This school was declared a National Monument under old NMC legislation on 26 May 1978. Pretoria Boys High School, also known as Boys High, is a public, tuition charging, English medium boys high school located in Brooklyn, Pretoria, South Africa, founded in 1901 by The Rt Hon. Lord Milner. Its academic performance places it among the best secondary schools in rankings nationally, as well as in all of Africa. Notable alumni includes two Nobel Prize laureates, 18 Rhodes scholars, several government ministers and members of parliament, 8 judges of the Supreme Court of Appeal of South Africa, as well as numerous prominent intellectuals and high-ranking sportsmen. The school enrols around 1500 pupils, including 300 boarders, from South Africa and beyond, managed by about a 100 full-time staff. Its neoclassical red-brick style main school buildings date from 1909, maintaining provincial heritage site status. The school grounds also includes a second campus, Pollock Campus, as well as sporting and recreational facilities. Three boarding houses are located on the school grounds: Rissik House and Solomon House are part of the original school complex completed in 1909, while School House was built later. The antecedent of the current school is the historic Staats Model School, built 1896-1897 by the government of the Zuid-Afrikaansche Republiek (later Transvaal) in central Pretoria. This school was not in operation for very long owing to the outbreak of the Second Boer War in 1899. At the time, the building served as a prison, where notably Winston Churchill was briefly imprisoned.
Its sister school is Pretoria High School for Girls, founded in 1902.
Pretoria Boys High School badge
During the Anglo-Boer War (1899-1902), the city of Pretoria was captured in 1900 by British forces under Lord Roberts and the Transvaal became a British colony. One of the responsibilities of the colonial administration was to re-establish schools as these had all been closed during the hostilities. Although the war continued to be fought by the Boers as a guerrilla conflict, moves were made to start a school in central Pretoria and Charles Hope was brought up from the Eastern Cape to undertake this task. Hope had to establish a school virtually from scratch as he tried to source everything from desks to teachers.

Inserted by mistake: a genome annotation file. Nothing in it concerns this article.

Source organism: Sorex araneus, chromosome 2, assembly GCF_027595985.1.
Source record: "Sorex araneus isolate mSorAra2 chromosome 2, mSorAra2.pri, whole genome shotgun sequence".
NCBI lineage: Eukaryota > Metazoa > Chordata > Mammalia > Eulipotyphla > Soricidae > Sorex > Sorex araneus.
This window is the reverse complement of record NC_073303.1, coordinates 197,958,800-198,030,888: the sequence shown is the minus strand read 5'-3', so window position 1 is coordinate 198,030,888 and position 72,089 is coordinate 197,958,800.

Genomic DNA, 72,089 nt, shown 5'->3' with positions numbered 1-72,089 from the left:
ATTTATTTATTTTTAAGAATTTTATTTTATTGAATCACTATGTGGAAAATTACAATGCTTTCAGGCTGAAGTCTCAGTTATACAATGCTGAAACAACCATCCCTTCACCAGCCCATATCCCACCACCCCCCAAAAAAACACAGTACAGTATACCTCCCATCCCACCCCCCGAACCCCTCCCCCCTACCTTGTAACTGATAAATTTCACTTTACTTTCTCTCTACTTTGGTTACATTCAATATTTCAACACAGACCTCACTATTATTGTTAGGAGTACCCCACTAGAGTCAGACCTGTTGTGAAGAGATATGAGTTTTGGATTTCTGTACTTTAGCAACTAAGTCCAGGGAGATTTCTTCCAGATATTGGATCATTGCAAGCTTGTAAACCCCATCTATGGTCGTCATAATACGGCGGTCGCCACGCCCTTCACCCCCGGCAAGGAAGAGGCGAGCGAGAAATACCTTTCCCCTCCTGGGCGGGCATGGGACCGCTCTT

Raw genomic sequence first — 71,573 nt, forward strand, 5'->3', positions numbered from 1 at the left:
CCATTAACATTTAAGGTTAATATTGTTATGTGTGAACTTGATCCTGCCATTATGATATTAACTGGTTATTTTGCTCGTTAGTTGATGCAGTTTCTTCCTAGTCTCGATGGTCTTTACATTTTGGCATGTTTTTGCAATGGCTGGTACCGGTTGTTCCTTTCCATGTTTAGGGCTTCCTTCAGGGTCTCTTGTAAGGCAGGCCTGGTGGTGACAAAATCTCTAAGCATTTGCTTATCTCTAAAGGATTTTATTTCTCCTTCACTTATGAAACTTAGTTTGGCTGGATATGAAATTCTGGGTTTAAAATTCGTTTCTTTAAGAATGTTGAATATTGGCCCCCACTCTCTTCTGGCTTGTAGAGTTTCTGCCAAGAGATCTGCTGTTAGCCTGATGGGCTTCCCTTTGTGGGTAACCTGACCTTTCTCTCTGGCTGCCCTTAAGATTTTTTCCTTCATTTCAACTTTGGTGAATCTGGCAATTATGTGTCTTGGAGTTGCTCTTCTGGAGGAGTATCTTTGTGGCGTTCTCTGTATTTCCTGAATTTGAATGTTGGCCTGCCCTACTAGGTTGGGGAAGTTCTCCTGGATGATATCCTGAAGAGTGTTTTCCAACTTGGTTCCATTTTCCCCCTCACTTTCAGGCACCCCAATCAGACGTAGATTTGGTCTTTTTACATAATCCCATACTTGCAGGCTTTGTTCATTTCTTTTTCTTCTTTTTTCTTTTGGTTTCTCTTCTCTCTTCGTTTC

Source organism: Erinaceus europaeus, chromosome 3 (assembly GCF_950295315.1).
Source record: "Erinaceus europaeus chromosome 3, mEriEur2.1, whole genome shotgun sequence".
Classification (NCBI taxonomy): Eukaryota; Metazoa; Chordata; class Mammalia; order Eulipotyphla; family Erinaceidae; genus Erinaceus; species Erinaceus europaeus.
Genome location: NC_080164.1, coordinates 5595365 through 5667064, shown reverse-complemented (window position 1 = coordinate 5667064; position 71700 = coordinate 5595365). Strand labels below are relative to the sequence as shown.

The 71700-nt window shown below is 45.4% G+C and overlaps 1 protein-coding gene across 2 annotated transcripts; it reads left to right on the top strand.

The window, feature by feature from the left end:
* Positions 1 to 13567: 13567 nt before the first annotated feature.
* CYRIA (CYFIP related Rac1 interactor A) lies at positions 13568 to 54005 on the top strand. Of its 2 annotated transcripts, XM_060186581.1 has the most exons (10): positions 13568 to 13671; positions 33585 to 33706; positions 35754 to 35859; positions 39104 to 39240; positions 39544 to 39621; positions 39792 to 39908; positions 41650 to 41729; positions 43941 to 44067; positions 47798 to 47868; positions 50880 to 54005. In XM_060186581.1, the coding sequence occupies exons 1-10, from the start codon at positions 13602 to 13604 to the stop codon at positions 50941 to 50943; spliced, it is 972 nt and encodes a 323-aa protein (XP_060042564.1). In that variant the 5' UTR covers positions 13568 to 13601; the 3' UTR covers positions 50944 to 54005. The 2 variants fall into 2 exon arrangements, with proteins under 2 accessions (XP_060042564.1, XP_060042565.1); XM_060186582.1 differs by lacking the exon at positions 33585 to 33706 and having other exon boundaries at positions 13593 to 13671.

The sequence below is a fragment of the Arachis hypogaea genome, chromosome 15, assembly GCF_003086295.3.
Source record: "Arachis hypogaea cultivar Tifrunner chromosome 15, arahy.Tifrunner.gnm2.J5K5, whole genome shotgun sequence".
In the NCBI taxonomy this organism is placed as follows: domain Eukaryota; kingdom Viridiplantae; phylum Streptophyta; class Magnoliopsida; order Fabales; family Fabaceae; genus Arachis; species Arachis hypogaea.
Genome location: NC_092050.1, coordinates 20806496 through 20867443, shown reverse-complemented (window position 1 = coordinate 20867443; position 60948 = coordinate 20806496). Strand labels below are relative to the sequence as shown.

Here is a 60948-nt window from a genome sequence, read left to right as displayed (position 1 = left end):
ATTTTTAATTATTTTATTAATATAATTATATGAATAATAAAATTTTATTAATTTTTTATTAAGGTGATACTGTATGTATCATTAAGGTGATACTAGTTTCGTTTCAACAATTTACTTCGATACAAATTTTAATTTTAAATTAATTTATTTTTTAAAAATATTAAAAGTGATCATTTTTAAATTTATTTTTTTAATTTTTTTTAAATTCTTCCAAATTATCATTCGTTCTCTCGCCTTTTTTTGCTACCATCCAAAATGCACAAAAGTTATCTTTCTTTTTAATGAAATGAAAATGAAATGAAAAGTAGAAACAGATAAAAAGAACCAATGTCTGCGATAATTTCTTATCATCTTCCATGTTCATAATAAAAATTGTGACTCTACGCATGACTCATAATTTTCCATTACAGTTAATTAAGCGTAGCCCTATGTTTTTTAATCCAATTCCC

They did at least have a building in the form of the Staats Model School, built in the 1890s in President Paul Kruger’s erstwhile ZAR (Zuid Afrikaansche Republiek). Closed at the onset of hostilities in 1899, it served for a while as a prisoner of war camp for captured British officers (mainly from the campaign in Natal) and included among its internees none other than Winston Churchill who was captured as a war correspondent. His successful escape from the building added a colourful chapter to the history of the building. The Staats Model School is preserved as a national monument today and still has relics of its former inmates in the form of murals and an incomplete escape tunnel. Charles Hope set up a small school that started classes in mid 1901. PBHS regards him as its founding headmaster and bases its annual “Founders Day” on the date he taught his first lesson. For a year, the school existed as school for both boys and girls. In 1902 the girls were provided with their own building and this is how the sister school of PBHS came into being, namely Pretoria High School for Girls. Charles Hope left for Johannesburg (where he established a further school) and the first of two headmasters brought from England, replaced him. Harold Atkinson had studied at Cambridge and taught at Rossall School in Lancashire. The school he inherited in central Pretoria had 84 pupils. The original colours of the school (blue, brown and red) were adopted for hat bands although there was not yet a uniform. Atkinson’s successor was John Acheson who played an important part in pressing for new grounds and buildings for the school that had by this stage, become known as the Pretoria College. The head of education in the Transvaal Colony, Sir John Adamson, motivated for the granting of money to build a new boys’ school and in 1908 a sum of £36 000 was approved by the colonial secretary, Jan Smuts. Land was set aside on the town lands to the east of Pretoria, then very much on the outskirts of the town, for three educational institutions, these being a boys high school, a new site for Pretoria High School for Girls and the newly-established Transvaal University College (“Tukkies”), today the University of Pretoria. The land allocated to the then Pretoria College comprised about one hundred acres running partly up the side of a ridge. It had previously been used for a British army hospital camp. Plans for the new school buildings were drawn up by the chief architect of the Public Works Department, Piercy Eagle. The original buildings comprised a main central building (with classrooms, offices, a library and a school hall) and the two boarding houses, one to the west and the other to the east of the main building. Construction of the buildings began in 1908 with locally quarried mud-stone and locally made bricks (from Kirkness brickworks) combined with Free State sandstone to create the pleasing buildings that are still the attractive centrepiece of the school today. The foundation stone was laid by the Governor General, the Earl of Selbourne, in July 1908 and construction of the buildings was completed early in 1909. The new school buildings were opened in April 1909 by Jan Smuts with Mr GL Thomas as the acting headmaster. The school badge and the school magazine (The Pretorian), both date from 1909. The boarding houses were named after ministers in the Transvaal government: Rissik House after Johan Rissik (Minister of Lands) and Solomon House after Sir Edward Solomon (Minister of Public Works). All boarders were housed in Rissik House for the first months before the “Solomonites” moved to their own house. In 1910 the school changed its name to Pretoria Boys High School when the Pretoria College amalgamated with the Eendracht School. This move paralleled the establishment of the Union of South Africa in the same year and was motivated in part by a political imperative: to promote the reconciliation of English and Dutch-speaking South Africans in the aftermath of the bitter war recently fought in the region. The school would remain dual medium for over a decade. The first headmaster of the school (under its new name) was William Hofmeyr who would serve from 1910 until 1934, the longest term yet of a PBHS headmaster. He instilled much of the discipline for which the school would become famous.